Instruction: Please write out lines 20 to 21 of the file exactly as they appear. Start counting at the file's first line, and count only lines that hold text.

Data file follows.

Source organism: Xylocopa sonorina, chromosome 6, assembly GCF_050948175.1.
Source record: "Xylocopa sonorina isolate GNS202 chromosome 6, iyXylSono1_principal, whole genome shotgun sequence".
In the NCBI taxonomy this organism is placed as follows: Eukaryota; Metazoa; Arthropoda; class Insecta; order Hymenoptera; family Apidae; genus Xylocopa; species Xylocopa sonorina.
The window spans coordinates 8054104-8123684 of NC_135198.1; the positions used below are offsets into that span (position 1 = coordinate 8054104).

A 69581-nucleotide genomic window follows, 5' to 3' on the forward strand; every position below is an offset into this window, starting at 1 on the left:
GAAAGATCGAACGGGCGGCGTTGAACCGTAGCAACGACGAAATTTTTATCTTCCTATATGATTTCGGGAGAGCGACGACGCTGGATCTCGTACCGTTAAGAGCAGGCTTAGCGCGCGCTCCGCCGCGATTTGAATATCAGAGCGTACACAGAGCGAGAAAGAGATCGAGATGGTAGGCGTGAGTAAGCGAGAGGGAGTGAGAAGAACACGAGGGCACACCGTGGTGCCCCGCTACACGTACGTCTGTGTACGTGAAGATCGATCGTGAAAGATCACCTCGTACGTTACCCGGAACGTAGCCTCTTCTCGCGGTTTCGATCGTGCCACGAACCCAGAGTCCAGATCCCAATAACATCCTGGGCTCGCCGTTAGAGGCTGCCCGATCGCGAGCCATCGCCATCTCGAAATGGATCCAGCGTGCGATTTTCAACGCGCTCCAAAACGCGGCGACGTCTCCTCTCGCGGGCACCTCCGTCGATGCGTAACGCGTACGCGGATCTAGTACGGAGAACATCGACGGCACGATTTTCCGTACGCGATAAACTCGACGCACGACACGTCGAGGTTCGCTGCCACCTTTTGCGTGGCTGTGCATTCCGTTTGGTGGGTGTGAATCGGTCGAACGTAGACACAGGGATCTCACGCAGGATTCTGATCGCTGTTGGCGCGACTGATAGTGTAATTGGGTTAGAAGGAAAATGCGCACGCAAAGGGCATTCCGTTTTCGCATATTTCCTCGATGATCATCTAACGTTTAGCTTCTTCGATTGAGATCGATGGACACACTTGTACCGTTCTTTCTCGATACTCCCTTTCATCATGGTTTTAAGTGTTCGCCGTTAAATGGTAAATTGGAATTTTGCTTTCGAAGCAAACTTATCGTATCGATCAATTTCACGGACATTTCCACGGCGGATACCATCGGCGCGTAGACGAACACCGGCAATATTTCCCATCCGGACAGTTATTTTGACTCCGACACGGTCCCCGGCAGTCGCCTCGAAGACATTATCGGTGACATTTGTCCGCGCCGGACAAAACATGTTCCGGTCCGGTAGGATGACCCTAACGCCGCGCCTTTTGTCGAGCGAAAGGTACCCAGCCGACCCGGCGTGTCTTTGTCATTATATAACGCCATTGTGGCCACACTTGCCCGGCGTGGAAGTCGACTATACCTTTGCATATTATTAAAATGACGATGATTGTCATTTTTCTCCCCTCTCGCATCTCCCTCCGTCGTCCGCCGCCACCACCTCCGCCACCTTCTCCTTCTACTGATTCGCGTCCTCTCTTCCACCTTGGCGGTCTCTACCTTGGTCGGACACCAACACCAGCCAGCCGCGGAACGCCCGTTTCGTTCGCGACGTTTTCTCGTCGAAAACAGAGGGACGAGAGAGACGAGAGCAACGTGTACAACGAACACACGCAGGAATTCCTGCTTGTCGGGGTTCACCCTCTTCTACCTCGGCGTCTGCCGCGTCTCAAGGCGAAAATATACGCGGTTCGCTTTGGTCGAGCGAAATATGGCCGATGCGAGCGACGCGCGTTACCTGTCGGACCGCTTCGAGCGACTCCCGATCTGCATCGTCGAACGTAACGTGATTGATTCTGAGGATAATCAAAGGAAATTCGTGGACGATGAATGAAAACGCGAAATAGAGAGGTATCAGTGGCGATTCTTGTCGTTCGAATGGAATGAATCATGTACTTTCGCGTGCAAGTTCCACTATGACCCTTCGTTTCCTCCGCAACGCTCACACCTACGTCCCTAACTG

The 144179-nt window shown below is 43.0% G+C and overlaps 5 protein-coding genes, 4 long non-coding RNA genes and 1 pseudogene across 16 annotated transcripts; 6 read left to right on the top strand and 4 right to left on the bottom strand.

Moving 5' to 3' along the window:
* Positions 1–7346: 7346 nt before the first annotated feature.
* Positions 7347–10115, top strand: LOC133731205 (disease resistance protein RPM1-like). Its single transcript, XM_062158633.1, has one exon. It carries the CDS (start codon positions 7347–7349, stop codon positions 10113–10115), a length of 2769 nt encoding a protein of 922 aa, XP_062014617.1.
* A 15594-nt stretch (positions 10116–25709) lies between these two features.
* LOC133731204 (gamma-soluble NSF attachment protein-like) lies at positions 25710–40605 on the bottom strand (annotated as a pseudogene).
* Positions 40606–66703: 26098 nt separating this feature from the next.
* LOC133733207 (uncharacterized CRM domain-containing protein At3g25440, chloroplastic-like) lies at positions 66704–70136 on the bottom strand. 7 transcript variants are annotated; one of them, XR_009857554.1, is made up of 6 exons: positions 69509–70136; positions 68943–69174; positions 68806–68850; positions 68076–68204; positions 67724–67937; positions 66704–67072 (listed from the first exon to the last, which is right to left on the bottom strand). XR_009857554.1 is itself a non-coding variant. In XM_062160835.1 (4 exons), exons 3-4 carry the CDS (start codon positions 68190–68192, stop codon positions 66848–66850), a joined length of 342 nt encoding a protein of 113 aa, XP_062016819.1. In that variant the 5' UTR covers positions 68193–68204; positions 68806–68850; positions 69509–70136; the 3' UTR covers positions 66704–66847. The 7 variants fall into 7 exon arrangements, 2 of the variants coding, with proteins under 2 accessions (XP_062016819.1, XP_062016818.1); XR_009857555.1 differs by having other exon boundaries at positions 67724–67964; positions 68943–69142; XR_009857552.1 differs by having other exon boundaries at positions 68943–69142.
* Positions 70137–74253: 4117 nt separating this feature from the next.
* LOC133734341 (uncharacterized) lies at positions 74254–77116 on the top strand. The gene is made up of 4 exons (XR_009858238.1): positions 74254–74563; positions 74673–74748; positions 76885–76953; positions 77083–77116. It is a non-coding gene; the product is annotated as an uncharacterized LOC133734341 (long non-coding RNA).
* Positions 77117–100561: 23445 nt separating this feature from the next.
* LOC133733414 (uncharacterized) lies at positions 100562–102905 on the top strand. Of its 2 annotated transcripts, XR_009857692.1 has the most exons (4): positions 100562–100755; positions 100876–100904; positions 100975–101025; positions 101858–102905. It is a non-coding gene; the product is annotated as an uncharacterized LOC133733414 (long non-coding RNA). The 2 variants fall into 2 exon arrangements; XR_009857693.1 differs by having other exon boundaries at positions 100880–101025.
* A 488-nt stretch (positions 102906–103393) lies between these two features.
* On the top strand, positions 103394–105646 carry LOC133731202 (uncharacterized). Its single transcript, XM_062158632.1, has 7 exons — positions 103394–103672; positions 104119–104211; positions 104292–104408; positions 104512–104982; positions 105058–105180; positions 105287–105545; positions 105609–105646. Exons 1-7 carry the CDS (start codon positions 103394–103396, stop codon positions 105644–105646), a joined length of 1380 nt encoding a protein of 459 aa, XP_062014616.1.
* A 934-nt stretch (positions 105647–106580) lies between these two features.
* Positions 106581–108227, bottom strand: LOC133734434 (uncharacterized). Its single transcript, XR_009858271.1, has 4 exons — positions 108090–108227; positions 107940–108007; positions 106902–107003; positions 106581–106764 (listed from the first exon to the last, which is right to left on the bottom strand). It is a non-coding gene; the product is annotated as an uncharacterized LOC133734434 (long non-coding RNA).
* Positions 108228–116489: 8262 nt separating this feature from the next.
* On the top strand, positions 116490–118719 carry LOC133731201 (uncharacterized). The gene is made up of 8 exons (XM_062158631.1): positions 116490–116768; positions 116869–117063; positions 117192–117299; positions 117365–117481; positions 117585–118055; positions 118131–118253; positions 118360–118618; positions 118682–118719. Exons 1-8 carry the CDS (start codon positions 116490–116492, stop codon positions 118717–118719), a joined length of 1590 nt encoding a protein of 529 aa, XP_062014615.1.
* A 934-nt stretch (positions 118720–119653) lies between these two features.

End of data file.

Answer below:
* On the top strand, positions 103394–105646 carry LOC133731202 (uncharacterized). Its single transcript, XM_062158632.1, has 7 exons — positions 103394–103672; positions 104119–104211; positions 104292–104408; positions 104512–104982; positions 105058–105180; positions 105287–105545; positions 105609–105646. Exons 1-7 carry the CDS (start codon positions 103394–103396, stop codon positions 105644–105646), a joined length of 1380 nt encoding a protein of 459 aa, XP_062014616.1.
* A 934-nt stretch (positions 105647–106580) lies between these two features.